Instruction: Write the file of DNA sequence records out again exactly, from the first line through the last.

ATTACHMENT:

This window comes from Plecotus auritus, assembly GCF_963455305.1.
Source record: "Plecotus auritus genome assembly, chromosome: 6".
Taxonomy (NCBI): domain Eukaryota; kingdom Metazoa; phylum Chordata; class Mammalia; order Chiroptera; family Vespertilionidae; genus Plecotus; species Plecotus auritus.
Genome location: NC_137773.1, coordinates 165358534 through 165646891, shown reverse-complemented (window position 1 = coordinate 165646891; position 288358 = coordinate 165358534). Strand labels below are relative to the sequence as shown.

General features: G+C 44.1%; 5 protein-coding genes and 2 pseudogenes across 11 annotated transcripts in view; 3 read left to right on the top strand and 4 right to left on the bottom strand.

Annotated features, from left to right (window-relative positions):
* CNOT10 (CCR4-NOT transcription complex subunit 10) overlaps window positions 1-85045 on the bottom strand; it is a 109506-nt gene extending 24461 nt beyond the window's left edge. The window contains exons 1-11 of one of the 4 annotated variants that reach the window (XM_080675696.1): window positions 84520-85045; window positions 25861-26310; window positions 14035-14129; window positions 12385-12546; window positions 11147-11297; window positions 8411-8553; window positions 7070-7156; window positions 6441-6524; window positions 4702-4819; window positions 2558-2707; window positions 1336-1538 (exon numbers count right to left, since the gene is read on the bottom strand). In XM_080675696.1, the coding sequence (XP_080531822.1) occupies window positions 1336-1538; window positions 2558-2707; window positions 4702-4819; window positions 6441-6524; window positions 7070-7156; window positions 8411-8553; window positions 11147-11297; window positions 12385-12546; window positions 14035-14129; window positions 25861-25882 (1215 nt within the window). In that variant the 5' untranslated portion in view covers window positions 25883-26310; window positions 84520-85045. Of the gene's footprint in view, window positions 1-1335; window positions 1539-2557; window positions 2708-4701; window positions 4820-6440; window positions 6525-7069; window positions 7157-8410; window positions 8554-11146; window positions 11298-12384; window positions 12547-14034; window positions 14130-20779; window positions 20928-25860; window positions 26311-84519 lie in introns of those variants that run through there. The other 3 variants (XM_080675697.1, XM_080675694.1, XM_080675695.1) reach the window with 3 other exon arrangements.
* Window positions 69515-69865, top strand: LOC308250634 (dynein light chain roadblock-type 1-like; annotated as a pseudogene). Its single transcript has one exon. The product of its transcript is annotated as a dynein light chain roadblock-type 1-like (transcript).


This window comes from Plecotus auritus, assembly GCF_963455305.1.
Source record: "Plecotus auritus genome assembly, chromosome: 6".
Taxonomy (NCBI): domain Eukaryota; kingdom Metazoa; phylum Chordata; class Mammalia; order Chiroptera; family Vespertilionidae; genus Plecotus; species Plecotus auritus.
Genome location: NC_137773.1, coordinates 165358534 through 165646891, shown reverse-complemented (window position 1 = coordinate 165646891; position 288358 = coordinate 165358534). Strand labels below are relative to the sequence as shown.

General features: G+C 44.1%; 5 protein-coding genes and 2 pseudogenes across 11 annotated transcripts in view; 3 read left to right on the top strand and 4 right to left on the bottom strand.

Annotated features, from left to right (window-relative positions):
* CNOT10 (CCR4-NOT transcription complex subunit 10) overlaps window positions 1-85045 on the bottom strand; it is a 109506-nt gene extending 24461 nt beyond the window's left edge. The window contains exons 1-11 of one of the 4 annotated variants that reach the window (XM_080675696.1): window positions 84520-85045; window positions 25861-26310; window positions 14035-14129; window positions 12385-12546; window positions 11147-11297; window positions 8411-8553; window positions 7070-7156; window positions 6441-6524; window positions 4702-4819; window positions 2558-2707; window positions 1336-1538 (exon numbers count right to left, since the gene is read on the bottom strand). In XM_080675696.1, the coding sequence (XP_080531822.1) occupies window positions 1336-1538; window positions 2558-2707; window positions 4702-4819; window positions 6441-6524; window positions 7070-7156; window positions 8411-8553; window positions 11147-11297; window positions 12385-12546; window positions 14035-14129; window positions 25861-25882 (1215 nt within the window). In that variant the 5' untranslated portion in view covers window positions 25883-26310; window positions 84520-85045. Of the gene's footprint in view, window positions 1-1335; window positions 1539-2557; window positions 2708-4701; window positions 4820-6440; window positions 6525-7069; window positions 7157-8410; window positions 8554-11146; window positions 11298-12384; window positions 12547-14034; window positions 14130-20779; window positions 20928-25860; window positions 26311-84519 lie in introns of those variants that run through there. The other 3 variants (XM_080675697.1, XM_080675694.1, XM_080675695.1) reach the window with 3 other exon arrangements.
* Window positions 69515-69865, top strand: LOC308250634 (dynein light chain roadblock-type 1-like; annotated as a pseudogene). Its single transcript has one exon. The product of its transcript is annotated as a dynein light chain roadblock-type 1-like (transcript).